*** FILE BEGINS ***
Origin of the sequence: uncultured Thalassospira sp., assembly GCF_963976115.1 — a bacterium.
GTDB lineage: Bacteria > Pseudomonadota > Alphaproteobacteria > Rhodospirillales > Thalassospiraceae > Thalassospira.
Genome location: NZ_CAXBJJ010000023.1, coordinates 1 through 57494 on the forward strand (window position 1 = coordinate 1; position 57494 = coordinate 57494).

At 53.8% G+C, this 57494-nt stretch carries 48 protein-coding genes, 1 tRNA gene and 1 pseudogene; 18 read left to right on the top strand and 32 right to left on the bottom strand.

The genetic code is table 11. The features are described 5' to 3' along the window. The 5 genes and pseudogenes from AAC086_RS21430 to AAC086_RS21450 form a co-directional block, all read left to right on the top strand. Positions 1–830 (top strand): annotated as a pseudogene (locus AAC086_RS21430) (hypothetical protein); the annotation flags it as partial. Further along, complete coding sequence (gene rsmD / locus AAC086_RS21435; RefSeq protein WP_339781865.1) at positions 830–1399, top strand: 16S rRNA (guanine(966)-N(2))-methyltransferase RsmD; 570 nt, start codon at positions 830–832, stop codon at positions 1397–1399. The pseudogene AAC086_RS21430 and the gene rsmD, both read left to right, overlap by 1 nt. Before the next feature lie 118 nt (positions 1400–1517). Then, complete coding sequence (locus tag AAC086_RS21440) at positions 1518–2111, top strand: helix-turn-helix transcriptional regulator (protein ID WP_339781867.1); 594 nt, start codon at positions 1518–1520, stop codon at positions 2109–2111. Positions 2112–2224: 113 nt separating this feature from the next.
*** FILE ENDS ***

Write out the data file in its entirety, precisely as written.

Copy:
Origin of the sequence: uncultured Thalassospira sp., assembly GCF_963976115.1 — a bacterium.
GTDB lineage: Bacteria > Pseudomonadota > Alphaproteobacteria > Rhodospirillales > Thalassospiraceae > Thalassospira.
Genome location: NZ_CAXBJJ010000023.1, coordinates 1 through 57494 on the forward strand (window position 1 = coordinate 1; position 57494 = coordinate 57494).

At 53.8% G+C, this 57494-nt stretch carries 48 protein-coding genes, 1 tRNA gene and 1 pseudogene; 18 read left to right on the top strand and 32 right to left on the bottom strand.

The genetic code is table 11. The features are described 5' to 3' along the window. The 5 genes and pseudogenes from AAC086_RS21430 to AAC086_RS21450 form a co-directional block, all read left to right on the top strand. Positions 1–830 (top strand): annotated as a pseudogene (locus AAC086_RS21430) (hypothetical protein); the annotation flags it as partial. Further along, complete coding sequence (gene rsmD / locus AAC086_RS21435; RefSeq protein WP_339781865.1) at positions 830–1399, top strand: 16S rRNA (guanine(966)-N(2))-methyltransferase RsmD; 570 nt, start codon at positions 830–832, stop codon at positions 1397–1399. The pseudogene AAC086_RS21430 and the gene rsmD, both read left to right, overlap by 1 nt. Before the next feature lie 118 nt (positions 1400–1517). Then, complete coding sequence (locus tag AAC086_RS21440) at positions 1518–2111, top strand: helix-turn-helix transcriptional regulator (protein ID WP_339781867.1); 594 nt, start codon at positions 1518–1520, stop codon at positions 2109–2111. Positions 2112–2224: 113 nt separating this feature from the next.